Originally published on Greenpeace International
By Rex Weyler
Earth’s living community is now suffering the most severe biodiversity crisis in 65 million years, since a meteorite struck near modern Chicxulub, Mexico, injecting dust and sulphuric acid into the atmosphere, and devastating 76% of all living species, including the dinosaurs. Ecologists now ask whether or not Earth has entered another major extinction event, if extinctions are as important as general diversity collapse, and which emergency actions we might take to reverse the disturbing trends.
Continue reading Another Major Extinction
In our feature radio interview this morning, Francesca is talking to Joyce Baker of Way to Go, a group of Quadrites and Cortesians who have been exploring topics related to death and dying for over three years.
Continue reading Way To Go
By Roy L Hales
What was life like in the era before cell phones, computers and televisions. Did British Columbians feel closer to nature when they worked outside in the elements rather than within the artificial confines of a building? In this mornings program I ask Mike Manson, a descendant of one of Cortes Island’s oldest European families, and Mike Moore, one of our better known eco-tour guides, how public attitudes towards nature changed since the first settlers arrived.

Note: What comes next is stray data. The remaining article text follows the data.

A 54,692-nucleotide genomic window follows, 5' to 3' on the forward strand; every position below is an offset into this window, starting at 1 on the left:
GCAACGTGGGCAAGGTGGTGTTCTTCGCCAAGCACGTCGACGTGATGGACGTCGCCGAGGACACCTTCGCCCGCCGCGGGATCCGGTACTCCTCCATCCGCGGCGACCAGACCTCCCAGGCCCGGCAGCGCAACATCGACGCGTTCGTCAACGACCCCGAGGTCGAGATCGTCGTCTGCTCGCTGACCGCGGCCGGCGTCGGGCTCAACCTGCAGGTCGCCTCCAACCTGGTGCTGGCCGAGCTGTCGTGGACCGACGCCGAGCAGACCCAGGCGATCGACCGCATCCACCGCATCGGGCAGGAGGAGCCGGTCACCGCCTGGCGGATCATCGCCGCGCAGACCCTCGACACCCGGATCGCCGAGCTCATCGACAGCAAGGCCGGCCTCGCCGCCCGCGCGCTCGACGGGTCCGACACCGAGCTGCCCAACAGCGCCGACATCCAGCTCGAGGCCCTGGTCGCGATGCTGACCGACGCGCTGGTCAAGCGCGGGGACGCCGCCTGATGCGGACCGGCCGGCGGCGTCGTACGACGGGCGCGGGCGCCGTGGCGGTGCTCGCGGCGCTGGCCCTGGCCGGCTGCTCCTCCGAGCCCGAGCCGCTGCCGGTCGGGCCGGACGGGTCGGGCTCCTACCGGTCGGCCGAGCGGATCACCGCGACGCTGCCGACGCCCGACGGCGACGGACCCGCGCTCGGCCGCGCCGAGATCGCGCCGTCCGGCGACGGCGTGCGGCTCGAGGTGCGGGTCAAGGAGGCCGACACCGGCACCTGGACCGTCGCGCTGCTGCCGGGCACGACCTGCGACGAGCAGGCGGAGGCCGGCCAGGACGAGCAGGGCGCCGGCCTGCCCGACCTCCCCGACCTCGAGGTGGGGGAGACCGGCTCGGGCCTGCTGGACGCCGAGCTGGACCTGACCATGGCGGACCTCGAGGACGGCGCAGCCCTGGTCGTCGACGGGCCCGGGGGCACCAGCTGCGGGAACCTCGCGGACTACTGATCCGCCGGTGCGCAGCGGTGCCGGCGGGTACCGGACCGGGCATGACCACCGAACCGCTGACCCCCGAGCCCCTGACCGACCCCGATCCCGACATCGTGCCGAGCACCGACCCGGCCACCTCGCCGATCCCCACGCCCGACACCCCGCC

Continue reading How People’s Attitudes Towards Nature Changed
By Roy L Hales
They paddled almost every day, sometimes more than fifty kilometres a day. The two women were at sea for three months. They started in the icy waters of Glacier Bay, Alaska, meticulously tabulating the impact of single use plastic everywhere they camped. I heard the story of Mathilde Gordon’s 2,042 kilometre kayak adventure during her recent visit to Cortes Island.
Continue reading Mathilde Gordon’s 2,042 Kilometre Kayak Adventure